Now the city and Sound Transit just need to come up with a funding plan to make sure it actually happens, including a backup plan if they can’t win a TIGER grant next year either.

From SDOT: Continue reading

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City Light project closes Burke-Gilman under U Bridge


An ongoing Seattle City Light project has moved to its next phase, closing a section of the Burke-Gilman Trail passing underneath the University Bridge and stretching from Adams Ln on UW campus to the crazy intersection of NE 40th/NE 40th/NE 40th/NE 40th/7th Ave NE/Burke-Gilman Trail (oh, Seattle, your street grid can be so silly).

Yes, this is the stretch of trail that was recently repaved and redesigned to showcase some ideas UW hopes to extend to the rest of the trail through campus. Please, City Light, be gentle. The smooth pavement is such a breath of fresh air compared to the rest of the trail.

The detour is not hugely out of the way thanks to the existing two-way bike lane on NE 40th Street (that’s the southeast of the four Northeast 40ths, for those following along at home). But it does mean that you should be prepared for a lot of merging as people try to transition through the odd series of paths and ramps connecting the trail to the intersection.

Seriously, who designed this? It’s amazing it works as well as it does.


Anyway, here are more details on the project and what you can expect from the detour, from UW: Continue reading

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After break-ins, Boeing employees donate big to Bike Works

IMG_2812After hearing about a string of break-ins at Bike Works a couple months ago, Boeing Employees reached out and offered some big bucks to help the Columbia City organization. The Employees Community Fund of Boeing Puget Sound, which is made up of donations from employees, donated $10,000 to help Bike Works better secure used bike donations and other assets and to help replace lost bikes, according to a press release from Bike Works.

This donation comes on top of a $55,000 grant earlier this year so the organization could purchase a BikeMobile, which “enables Bike Works to take bike education and bike repair services out into more neighborhoods.”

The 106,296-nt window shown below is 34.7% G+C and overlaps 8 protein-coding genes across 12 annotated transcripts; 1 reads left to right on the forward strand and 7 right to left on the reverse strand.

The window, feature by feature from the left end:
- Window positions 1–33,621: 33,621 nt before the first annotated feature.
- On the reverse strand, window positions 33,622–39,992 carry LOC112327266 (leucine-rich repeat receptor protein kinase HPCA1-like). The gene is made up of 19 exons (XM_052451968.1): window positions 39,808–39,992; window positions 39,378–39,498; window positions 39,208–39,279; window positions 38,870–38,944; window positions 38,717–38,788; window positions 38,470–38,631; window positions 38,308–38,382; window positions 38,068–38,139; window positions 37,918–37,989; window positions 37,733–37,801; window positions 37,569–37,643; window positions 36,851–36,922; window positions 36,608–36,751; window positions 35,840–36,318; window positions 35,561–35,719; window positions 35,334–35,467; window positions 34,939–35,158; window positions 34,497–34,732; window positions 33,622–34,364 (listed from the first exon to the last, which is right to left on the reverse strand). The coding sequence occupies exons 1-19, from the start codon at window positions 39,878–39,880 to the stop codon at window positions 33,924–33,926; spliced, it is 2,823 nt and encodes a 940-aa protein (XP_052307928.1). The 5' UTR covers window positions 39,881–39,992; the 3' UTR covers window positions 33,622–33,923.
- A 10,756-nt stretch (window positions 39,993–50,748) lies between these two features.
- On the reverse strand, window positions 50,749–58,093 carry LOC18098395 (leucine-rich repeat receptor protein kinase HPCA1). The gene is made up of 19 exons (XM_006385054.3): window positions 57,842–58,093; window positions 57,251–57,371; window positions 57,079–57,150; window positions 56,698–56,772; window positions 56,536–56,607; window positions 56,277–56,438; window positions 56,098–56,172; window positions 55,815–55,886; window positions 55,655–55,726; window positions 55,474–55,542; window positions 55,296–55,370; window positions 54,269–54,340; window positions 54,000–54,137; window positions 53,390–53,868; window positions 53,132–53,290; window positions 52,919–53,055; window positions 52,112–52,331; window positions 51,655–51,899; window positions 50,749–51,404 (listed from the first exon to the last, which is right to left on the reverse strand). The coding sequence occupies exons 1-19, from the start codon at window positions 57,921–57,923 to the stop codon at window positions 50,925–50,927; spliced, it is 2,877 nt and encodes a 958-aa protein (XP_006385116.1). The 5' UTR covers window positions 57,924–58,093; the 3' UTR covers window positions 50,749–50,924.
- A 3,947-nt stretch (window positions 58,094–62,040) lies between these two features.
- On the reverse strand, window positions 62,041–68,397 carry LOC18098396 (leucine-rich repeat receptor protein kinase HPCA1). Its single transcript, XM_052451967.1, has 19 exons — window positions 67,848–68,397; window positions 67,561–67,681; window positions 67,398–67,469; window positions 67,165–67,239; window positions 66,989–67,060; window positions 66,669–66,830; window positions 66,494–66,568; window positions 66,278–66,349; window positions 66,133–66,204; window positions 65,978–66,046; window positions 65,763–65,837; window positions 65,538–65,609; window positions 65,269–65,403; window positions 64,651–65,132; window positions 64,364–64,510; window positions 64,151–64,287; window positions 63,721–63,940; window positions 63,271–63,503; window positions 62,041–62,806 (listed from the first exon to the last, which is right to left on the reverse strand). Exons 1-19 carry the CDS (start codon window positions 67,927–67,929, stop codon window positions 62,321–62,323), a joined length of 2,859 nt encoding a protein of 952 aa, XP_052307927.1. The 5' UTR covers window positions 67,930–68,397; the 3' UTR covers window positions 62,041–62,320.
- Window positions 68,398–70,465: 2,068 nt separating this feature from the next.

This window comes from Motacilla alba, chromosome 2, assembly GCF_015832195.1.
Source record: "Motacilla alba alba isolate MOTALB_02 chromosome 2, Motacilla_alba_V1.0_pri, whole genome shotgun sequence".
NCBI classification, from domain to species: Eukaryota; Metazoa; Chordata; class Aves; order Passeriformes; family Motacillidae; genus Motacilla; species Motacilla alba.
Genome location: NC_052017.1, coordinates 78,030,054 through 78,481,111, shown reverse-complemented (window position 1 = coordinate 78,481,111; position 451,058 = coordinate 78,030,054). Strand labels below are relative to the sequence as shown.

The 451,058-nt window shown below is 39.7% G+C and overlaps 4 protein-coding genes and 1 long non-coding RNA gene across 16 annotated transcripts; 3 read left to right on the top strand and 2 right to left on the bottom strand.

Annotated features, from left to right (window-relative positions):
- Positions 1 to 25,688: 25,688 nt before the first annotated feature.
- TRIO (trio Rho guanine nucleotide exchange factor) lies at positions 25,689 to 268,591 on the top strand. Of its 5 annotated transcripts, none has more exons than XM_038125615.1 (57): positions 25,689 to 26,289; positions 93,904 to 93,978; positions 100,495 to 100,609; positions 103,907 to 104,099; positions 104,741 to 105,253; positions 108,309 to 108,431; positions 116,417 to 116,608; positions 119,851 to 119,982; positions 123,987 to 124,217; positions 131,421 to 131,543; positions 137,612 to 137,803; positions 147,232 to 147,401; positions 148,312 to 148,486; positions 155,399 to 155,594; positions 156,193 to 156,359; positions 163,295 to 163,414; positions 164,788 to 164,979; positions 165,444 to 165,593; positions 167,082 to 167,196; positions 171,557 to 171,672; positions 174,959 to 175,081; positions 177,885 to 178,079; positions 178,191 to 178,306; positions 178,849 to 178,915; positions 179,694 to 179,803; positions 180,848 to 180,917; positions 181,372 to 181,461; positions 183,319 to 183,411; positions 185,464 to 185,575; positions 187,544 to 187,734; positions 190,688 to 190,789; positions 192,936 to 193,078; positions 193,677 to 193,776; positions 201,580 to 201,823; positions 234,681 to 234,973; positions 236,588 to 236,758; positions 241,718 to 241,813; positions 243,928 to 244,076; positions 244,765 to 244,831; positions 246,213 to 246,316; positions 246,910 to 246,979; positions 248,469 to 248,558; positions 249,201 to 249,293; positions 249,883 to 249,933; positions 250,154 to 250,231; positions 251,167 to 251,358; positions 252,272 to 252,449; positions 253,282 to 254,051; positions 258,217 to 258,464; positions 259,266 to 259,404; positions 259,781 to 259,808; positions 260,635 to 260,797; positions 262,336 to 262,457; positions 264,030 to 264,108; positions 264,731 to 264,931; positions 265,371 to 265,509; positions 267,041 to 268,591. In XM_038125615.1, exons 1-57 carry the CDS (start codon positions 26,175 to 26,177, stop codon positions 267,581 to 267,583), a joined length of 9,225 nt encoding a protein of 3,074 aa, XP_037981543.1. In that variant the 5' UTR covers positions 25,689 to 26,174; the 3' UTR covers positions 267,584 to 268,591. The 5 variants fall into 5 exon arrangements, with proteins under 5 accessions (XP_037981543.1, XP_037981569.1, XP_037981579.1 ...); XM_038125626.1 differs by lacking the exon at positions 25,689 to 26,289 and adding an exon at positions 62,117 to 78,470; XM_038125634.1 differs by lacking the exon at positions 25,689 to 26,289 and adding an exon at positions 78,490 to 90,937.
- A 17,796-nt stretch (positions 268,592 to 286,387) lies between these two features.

Here’s the full press release: Continue reading

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Dexter closed Wednesday night, will reopen in morning with different detour

What the detours will look like starting Thursday morning, according to WSDOT.

What the detours will look like starting Thursday morning, according to WSDOT.

It’s probably best to just avoid the city center’s busiest bike street tonight. Both the Mercer and Alaskan Way Viaduct Projects will be closing parts of Dexter Ave in South Lake Union starting 7 p.m. Wednesday evening and ending 6 a.m. Thursday morning.

The state’s closure will be so worksites near Harrison and Republican can switch sides of the street. The state is moving utilities and getting the area ready to build the north portal of the Highway 99 tunnel that we don’t need and may or may not ever be finished.

So tomorrow, expect the detours and temporary bike lanes to be different. This is a complete overnight closure, so if you are in the area, be prepared to detour to 8th and give yourself a little extra time.

Details from WSDOT: Continue reading

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The Bicycle Story: Colin Stevens is Seattle’s ‘Bicycling Mad Scientist’

Wait, is that Sally Bagshaw and Tom Rasmussen pedaling a crazy Stevens-designed pedal-powered parade float? Yes. Yes it is.